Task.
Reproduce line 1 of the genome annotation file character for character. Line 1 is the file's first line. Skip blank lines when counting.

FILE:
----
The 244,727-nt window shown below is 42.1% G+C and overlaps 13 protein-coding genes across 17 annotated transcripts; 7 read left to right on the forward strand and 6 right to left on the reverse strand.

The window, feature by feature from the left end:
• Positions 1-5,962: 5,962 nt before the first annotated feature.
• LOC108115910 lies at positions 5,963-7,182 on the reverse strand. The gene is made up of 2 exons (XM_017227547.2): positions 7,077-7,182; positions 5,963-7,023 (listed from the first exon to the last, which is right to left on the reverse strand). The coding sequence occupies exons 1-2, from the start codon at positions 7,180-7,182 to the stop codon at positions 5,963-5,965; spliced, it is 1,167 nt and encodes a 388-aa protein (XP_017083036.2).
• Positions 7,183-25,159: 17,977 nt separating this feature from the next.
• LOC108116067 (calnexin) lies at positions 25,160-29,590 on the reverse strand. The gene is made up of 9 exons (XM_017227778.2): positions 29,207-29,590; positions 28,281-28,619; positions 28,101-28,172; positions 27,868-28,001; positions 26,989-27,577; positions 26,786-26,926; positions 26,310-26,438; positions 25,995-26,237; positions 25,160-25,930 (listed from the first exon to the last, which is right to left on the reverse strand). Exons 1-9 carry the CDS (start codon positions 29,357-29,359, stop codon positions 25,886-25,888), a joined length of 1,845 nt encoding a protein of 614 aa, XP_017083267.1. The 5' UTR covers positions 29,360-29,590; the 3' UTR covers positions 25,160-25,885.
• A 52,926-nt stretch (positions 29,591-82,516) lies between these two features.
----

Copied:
The 244,727-nt window shown below is 42.1% G+C and overlaps 13 protein-coding genes across 17 annotated transcripts; 7 read left to right on the forward strand and 6 right to left on the reverse strand.